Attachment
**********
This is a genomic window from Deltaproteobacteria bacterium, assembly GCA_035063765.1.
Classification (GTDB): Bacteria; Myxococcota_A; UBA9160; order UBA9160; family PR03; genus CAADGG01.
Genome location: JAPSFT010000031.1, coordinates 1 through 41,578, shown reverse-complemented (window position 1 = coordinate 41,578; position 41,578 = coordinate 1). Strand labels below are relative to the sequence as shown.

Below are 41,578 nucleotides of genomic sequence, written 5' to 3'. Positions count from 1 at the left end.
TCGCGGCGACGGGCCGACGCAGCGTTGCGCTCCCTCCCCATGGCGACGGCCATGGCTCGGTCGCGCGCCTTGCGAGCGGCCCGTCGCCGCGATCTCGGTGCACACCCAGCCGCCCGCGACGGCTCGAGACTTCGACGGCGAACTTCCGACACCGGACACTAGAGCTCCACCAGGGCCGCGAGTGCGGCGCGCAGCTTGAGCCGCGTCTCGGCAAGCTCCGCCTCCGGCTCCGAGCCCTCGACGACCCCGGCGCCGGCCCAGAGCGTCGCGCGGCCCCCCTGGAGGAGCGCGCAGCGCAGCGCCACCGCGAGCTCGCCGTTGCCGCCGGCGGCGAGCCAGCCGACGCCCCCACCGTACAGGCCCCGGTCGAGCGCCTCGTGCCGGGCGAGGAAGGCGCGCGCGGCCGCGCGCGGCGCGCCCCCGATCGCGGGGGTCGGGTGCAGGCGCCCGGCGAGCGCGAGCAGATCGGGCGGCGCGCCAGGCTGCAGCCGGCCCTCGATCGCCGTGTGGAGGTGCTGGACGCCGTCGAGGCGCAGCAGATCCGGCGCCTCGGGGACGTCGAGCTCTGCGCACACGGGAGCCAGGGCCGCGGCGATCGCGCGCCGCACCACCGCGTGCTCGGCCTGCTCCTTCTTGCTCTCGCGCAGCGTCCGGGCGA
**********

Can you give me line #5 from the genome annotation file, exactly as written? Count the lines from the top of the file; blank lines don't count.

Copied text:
TCGCGGCGACGGGCCGACGCAGCGTTGCGCTCCCTCCCCATGGCGACGGCCATGGCTCGGTCGCGCGCCTTGCGAGCGGCCCGTCGCCGCGATCTCGGTGCACACCCAGCCGCCCGCGACGGCTCGAGACTTCGACGGCGAACTTCCGACACCGGACACTAGAGCTCCACCAGGGCCGCGAGTGCGGCGCGCAGCTTGAGCCGCGTCTCGGCAAGCTCCGCCTCCGGCTCCGAGCCCTCGACGACCCCGGCGCCGGCCCAGAGCGTCGCGCGGCCCCCCTGGAGGAGCGCGCAGCGCAGCGCCACCGCGAGCTCGCCGTTGCCGCCGGCGGCGAGCCAGCCGACGCCCCCACCGTACAGGCCCCGGTCGAGCGCCTCGTGCCGGGCGAGGAAGGCGCGCGCGGCCGCGCGCGGCGCGCCCCCGATCGCGGGGGTCGGGTGCAGGCGCCCGGCGAGCGCGAGCAGATCGGGCGGCGCGCCAGGCTGCAGCCGGCCCTCGATCGCCGTGTGGAGGTGCTGGACGCCGTCGAGGCGCAGCAGATCCGGCGCCTCGGGGACGTCGAGCTCTGCGCACACGGGAGCCAGGGCCGCGGCGATCGCGCGCCGCACCACCGCGTGCTCGGCCTGCTCCTTCTTGCTCTCGCGCAGCGTCCGGGCGA